Indonesia, being a tropical area with high humidity, is a source of proliferation of worms. Soil-Transmitted Helminths infection is widespread in all rural and urban areas. Children who are infected usually experience lethargy, pallor or anemia, weight loss and listlessness, as well as decreasing their learning concentration and productivity.…

  7. DNA Repair Decline During Mouse Spermiogenesis Results in the Accumulation of Heritable DNA Damage

    Energy Technology Data Exchange (ETDEWEB)

    Marchetti, Francesco; Marchetti, Francesco; Wyrobek, Andrew J.

    2007-12-01

    The post-meiotic phase of mouse spermatogenesis (spermiogenesis) is very sensitive to the genomic effects of environmental mutagens because as male germ cells form mature sperm they progressively lose the ability to repair DNA damage. We hypothesized that repeated exposures to mutagens during this repair-deficient phase result in the accumulation of heritable genomic damage in mouse sperm that leads to chromosomal aberrations in zygotes after fertilization. We used a combination of single or fractionated exposures to diepoxybutane (DEB), a component of tobacco smoke, to investigate how differential DNA repair efficiencies during the three weeks of spermiogenesis affected the accumulation of DEB-induced heritable damage in early spermatids (21-15 days before fertilization, dbf), late spermatids (14-8 dbf) and sperm (7-1 dbf). Analysis of chromosomal aberrations in zygotic metaphases using PAINT/DAPI showed that late spermatids and sperm are unable to repair DEB-induced DNA damage as demonstrated by significant increases (P<0.001) in the frequencies of zygotes with chromosomal aberrations. Comparisons between single and fractionated exposures suggested that the DNA repair-deficient window during late spermiogenesis may be less than two weeks in the mouse and that during this repair-deficient window there is accumulation of DNA damage in sperm. Finally, the dose-response study in sperm indicated a linear response for both single and repeated exposures. These findings show that the differential DNA repair capacity of post-meioitic male germ cells has a major impact on the risk of paternally transmitted heritable damage and suggest that chronic exposures that may occur in the weeks prior to fertilization because of occupational or lifestyle factors (i.e, smoking) can lead to an accumulation of genetic damage in sperm and result in heritable chromosomal aberrations of paternal origin.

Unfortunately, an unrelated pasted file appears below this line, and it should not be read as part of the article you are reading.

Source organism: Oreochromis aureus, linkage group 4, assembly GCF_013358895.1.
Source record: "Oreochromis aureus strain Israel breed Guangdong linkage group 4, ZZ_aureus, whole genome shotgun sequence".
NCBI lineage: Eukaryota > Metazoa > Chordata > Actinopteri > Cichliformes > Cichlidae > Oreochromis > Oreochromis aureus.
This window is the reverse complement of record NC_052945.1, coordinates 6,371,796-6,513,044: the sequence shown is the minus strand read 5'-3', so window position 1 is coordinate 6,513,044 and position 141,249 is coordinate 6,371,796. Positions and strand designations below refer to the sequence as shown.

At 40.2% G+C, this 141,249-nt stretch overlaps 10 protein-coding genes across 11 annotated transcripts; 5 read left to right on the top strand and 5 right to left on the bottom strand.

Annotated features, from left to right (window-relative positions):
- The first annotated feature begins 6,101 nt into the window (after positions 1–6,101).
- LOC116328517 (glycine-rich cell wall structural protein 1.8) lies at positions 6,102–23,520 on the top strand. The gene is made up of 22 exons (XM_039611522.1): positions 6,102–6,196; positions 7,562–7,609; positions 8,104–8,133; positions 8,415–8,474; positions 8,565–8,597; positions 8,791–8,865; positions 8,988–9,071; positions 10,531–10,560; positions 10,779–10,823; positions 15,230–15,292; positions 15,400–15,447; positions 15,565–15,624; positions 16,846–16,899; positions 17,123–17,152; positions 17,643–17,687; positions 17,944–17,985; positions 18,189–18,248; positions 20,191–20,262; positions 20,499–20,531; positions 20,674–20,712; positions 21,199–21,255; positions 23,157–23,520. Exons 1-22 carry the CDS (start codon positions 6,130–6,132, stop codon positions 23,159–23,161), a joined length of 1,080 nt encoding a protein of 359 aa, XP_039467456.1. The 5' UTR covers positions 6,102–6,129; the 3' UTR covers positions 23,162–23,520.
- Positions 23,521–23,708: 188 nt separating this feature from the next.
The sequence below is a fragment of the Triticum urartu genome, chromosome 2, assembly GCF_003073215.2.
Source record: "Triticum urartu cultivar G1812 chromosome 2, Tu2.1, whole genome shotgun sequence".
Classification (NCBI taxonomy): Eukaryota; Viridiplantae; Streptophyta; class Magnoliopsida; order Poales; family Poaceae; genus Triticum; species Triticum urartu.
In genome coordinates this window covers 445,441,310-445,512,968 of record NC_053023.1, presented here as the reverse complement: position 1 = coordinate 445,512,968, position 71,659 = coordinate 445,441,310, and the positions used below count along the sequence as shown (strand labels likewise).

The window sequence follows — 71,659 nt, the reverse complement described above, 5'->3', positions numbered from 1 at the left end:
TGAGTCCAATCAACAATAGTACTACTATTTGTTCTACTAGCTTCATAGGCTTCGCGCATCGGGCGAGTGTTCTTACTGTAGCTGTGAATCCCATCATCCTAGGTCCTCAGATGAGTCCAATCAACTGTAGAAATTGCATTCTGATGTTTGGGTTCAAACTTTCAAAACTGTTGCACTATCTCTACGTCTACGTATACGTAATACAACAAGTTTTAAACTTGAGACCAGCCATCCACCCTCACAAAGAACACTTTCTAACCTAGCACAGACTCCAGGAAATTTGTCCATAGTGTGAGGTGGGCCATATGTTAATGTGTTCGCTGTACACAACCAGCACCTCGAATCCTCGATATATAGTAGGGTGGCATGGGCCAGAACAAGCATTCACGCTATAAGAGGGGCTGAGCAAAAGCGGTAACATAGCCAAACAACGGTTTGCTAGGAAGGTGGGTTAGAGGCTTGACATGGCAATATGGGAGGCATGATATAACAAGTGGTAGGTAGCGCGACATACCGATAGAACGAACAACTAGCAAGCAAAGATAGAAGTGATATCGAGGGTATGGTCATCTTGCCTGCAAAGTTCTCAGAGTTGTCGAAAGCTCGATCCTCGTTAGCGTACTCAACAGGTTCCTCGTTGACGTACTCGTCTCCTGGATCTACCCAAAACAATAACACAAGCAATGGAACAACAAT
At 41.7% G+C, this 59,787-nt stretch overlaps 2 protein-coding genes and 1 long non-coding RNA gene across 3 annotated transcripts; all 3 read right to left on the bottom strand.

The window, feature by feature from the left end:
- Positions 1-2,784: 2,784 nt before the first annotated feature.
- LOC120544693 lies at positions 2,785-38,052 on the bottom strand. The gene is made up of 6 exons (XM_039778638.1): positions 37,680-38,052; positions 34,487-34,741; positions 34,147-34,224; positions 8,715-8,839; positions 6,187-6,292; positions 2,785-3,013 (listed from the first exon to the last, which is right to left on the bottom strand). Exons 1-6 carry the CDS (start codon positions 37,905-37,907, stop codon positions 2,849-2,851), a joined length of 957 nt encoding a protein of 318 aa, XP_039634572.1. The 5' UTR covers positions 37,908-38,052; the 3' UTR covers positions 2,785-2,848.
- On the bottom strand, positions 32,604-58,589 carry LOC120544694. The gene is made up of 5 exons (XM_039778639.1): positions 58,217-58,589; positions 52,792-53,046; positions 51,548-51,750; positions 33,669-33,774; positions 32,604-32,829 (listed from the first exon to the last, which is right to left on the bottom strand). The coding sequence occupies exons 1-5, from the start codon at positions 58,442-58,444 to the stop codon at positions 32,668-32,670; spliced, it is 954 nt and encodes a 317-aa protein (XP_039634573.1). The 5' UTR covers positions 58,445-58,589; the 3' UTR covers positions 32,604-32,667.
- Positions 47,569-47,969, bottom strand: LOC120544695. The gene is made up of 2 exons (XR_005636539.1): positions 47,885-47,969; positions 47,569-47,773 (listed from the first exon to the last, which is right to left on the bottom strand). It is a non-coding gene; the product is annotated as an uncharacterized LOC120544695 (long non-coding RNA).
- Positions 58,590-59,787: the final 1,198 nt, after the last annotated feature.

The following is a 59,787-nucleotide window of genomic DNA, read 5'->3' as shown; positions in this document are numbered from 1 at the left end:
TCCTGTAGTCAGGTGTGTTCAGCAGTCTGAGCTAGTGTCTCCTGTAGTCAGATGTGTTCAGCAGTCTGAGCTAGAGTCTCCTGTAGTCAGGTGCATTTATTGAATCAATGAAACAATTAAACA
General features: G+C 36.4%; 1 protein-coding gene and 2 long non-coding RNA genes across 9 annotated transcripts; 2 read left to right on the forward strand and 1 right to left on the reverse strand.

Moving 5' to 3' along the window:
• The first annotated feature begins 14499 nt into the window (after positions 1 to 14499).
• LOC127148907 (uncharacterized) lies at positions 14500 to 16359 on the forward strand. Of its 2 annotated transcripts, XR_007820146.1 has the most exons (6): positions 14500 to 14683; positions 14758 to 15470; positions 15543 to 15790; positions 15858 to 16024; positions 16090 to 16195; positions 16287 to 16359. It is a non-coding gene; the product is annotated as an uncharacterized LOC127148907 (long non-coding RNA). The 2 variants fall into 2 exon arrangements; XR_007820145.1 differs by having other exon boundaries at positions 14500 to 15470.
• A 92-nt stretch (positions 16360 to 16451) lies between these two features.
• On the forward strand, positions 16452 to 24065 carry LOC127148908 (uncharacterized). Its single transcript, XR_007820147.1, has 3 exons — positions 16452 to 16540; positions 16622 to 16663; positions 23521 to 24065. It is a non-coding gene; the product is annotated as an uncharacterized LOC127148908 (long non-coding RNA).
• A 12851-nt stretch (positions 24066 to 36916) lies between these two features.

8. DNA repair decline during mouse spermiogenesis results in the accumulation of heritable DNA damage

    Energy Technology Data Exchange (ETDEWEB)

    Marchetti, Francesco; Marchetti, Francesco; Wryobek, Andrew J

    2008-02-21